I dream of my mother. She is kneeling in front of me with her arms full of cotton wool, antiseptic wipes and swathes of white bandages. She is wrapping them around my feet, first bunching up the cotton wool, then wrapping the bandages tightly around them, tenderly. She is telling me that growing pains are normal for girls my age, that cramps in the feet are common, that this will help. She is wrapping my feet around and round, and all the while I am telling her that the pain isn’t there at all.
I dreamed of you, last night. We were standing in the garden over the river, with the round wall that we sat on all those years ago, eating from lunchboxes. I could smell gardenias, knew bumblebees would be lurching about, drunk on the scent, and you were beside me, and we looked out.
The houses are huge, in this part of the city. Sprawling like oak roots over the banks, they stretch out like cats in the sun, all the way to the meadows, where the grass runs parched and gorse bushes reign. Did we go there as children? I can’t remember. I don’t think we did, I think we only went down to the river, with school, and school is how we would have been there together, that was the link that fused us.
I wonder, in the way that I have lately, in the loosened moments between asleep and awake, why that bond was ever enough to hurt me when it was cut. We were not friends in any context other than classrooms, strangers who smiled in the street, guilelessly when we were five-six-seven, bashfully when we were nine-ten-eleven, and then not at all, or mocking, or ashamed, I never could tell: your glasses frames hid your face too well.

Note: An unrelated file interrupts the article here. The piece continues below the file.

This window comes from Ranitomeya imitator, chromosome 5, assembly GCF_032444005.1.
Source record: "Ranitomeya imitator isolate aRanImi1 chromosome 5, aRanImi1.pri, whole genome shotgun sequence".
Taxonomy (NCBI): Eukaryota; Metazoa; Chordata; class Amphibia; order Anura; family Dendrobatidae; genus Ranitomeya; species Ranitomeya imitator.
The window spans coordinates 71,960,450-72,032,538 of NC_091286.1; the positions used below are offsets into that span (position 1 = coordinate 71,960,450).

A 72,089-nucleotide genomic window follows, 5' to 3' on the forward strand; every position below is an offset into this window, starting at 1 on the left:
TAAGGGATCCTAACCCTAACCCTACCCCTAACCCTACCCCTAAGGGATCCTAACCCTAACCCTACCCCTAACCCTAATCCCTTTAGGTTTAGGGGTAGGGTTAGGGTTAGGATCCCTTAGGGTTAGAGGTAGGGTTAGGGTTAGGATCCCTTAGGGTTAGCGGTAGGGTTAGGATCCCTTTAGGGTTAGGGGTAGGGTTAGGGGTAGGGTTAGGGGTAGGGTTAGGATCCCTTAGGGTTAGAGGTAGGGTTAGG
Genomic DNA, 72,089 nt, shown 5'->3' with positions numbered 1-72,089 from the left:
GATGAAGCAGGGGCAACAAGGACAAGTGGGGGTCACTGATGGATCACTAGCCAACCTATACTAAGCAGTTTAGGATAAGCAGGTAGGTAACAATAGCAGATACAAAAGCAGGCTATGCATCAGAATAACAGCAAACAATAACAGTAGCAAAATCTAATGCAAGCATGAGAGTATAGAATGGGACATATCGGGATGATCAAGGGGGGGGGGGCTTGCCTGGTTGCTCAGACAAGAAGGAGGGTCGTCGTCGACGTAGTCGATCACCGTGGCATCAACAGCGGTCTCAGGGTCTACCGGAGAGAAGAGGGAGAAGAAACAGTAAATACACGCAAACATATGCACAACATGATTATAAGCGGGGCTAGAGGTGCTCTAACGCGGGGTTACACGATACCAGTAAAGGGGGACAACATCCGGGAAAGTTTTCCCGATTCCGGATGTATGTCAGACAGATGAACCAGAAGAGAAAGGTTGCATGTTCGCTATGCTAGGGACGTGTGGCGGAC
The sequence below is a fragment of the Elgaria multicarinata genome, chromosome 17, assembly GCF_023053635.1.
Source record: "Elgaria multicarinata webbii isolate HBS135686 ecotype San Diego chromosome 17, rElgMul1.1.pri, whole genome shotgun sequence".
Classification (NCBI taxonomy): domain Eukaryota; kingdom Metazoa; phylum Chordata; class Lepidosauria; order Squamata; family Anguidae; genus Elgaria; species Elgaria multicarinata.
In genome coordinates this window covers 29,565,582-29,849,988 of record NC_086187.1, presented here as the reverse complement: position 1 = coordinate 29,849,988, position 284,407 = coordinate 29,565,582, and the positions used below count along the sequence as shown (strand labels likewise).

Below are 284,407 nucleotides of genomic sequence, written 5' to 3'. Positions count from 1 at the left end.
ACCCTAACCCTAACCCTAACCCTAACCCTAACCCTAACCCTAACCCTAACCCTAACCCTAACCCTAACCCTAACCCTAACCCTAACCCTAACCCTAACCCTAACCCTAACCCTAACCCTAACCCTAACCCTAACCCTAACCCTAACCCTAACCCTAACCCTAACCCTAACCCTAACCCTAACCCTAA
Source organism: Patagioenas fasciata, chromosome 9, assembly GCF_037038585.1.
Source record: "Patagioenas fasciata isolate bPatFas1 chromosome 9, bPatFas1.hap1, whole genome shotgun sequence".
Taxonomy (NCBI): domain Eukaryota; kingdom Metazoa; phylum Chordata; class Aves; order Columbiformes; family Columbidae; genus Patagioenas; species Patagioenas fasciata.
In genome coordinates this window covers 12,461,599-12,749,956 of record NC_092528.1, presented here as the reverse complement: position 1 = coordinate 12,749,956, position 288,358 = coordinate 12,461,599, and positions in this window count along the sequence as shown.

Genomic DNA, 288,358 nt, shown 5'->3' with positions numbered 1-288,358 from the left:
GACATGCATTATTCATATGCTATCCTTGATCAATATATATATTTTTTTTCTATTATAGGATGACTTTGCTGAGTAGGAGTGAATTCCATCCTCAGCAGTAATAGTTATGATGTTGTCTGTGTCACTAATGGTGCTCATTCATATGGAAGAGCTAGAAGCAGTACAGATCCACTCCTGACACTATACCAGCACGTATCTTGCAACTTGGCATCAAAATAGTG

Anyway, this is a dream and we are standing together, in the curve of stone above the river in the city where we grew up in classrooms together, and I say, ‘Why?’
I don’t know if it is before or after this that you begin to cry, but you do, and perhaps I am a better person in my dreams than I ever have been in flesh, walking silent behind you when others shouted, hiding in taciturn terror, telling myself I was justified in my hypocrisy. I must be better, because I put my arms around you, first round your back, then your head, because you are warm and crying and I want you to stop, I do not want you to hurt.
So we stand there, in the curve of the cusp of the city and the care of years falls away, the gardenia-smell is strong and you are alive and I am glad you are, and gladder still that so am I, heart a-thrum with a beat that I would never have learned without everything that came before. And I feel a tremendous sense of grace.
When I wake, I understand that I have forgiven you.